Quote Originally Posted by LittleSister View Post
    Perhaps not relevant to mobos, but many sailing craft have direct (seawater) cooled engines
    Interesting. I wasn't aware of raw water cooled diesels.
    That is a rather common solution in petrol engines though, albeit only up to a point.
    For instance, I've had two boats powered by the Mercury 350 cid small blocks, and they had no closed circuit.
    But my 496HO powered boat did have it, as well as higher power engines do, all the way up to the 552 cid 1750hp twin turbo monster built by Merc Racing.

    All that aside, just for the records, my main reason for posting this thread was a sanity check, sort of.
    In fact I found myself wondering, while flushing the engines with fresh water the day after I used the boat (hence with cool engines), whether by running them at idle for a short time I would really flush the whole raw water circuit or not.
    Reason being that reaching the operating temperature at idle with no load is almost impossible, or would take forever anyway.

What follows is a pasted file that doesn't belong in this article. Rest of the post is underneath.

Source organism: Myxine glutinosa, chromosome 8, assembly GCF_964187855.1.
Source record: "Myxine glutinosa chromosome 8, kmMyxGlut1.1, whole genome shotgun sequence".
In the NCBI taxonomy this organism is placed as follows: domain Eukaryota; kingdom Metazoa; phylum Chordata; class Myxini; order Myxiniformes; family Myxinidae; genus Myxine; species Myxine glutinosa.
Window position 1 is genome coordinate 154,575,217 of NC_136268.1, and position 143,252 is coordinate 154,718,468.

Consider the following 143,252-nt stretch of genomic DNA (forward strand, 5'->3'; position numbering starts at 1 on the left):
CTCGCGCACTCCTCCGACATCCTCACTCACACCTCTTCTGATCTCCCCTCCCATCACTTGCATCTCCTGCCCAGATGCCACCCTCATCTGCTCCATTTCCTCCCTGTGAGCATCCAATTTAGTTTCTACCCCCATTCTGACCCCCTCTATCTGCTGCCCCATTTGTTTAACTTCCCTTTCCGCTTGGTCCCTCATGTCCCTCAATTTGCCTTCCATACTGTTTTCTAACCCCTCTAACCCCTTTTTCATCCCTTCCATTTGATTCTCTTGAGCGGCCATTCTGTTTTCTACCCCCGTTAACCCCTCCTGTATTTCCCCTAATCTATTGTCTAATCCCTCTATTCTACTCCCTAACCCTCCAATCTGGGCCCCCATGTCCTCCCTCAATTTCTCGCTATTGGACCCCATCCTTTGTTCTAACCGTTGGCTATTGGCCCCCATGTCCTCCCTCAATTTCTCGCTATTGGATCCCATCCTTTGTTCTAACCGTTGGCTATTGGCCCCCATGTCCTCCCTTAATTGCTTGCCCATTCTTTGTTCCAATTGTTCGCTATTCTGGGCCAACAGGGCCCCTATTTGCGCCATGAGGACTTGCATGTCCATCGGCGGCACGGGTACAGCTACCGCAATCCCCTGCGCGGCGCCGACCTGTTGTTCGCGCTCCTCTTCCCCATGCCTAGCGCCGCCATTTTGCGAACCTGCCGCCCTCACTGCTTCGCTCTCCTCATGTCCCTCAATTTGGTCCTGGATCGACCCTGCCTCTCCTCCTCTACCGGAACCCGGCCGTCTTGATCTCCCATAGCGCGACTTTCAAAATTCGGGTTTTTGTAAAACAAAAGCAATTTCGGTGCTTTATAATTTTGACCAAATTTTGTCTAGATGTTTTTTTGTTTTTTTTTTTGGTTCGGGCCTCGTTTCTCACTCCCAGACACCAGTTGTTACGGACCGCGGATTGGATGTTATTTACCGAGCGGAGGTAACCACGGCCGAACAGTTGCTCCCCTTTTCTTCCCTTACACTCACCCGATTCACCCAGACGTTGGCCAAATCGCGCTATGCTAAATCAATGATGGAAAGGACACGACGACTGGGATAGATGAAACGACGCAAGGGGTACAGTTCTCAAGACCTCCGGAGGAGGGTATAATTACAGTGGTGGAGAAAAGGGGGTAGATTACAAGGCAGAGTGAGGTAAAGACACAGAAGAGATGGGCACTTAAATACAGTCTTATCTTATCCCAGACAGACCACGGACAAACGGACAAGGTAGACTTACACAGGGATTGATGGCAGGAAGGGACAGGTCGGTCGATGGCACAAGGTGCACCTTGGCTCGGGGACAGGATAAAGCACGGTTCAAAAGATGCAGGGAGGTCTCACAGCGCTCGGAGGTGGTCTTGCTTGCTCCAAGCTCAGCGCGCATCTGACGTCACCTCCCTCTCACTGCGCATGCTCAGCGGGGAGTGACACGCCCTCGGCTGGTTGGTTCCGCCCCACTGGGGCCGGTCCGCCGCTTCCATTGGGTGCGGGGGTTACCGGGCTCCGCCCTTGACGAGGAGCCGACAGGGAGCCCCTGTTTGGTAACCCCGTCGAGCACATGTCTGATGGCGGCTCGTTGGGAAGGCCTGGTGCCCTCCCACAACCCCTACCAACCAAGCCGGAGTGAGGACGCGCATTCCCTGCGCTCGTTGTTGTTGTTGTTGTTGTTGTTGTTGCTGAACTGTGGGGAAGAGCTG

So, thanks for confirming me that I wasn't missing anything.

    Btw, there is actually a partial exception I was already aware of, and which contributed to make me wonder about others, if any.
    Just in case anyone is interested, in some MAN engines the aftercooler is split in two parts.
    The first (smaller, about 1/3) is filled with cooling liquid, and the second with raw water.
    But while the cooling liquid flows at all times, the raw water flow is controlled by a valve which opens only when the turbos begin building up pressure.
    The logic is that when running at or just above idle it's actually better to warm up a bit the air, rather than cool it down.
    So, in these engines, the raw water section of the aftercooler can only be flushed with fresh water when the engine is spinning at 1500+ rpm, which requires a pretty high capacity of fresh water supply, possibly unavailable when flushing the engine.

    Actually, there is a trick for letting fresh water flow also in the raw water section of the aftercooler, even with the engine running at idle.
    That's another story though, and very engine-specific, so I'm not going to expand further.
    Will do if anyone is interested, anyway.

  7. #17
    Join Date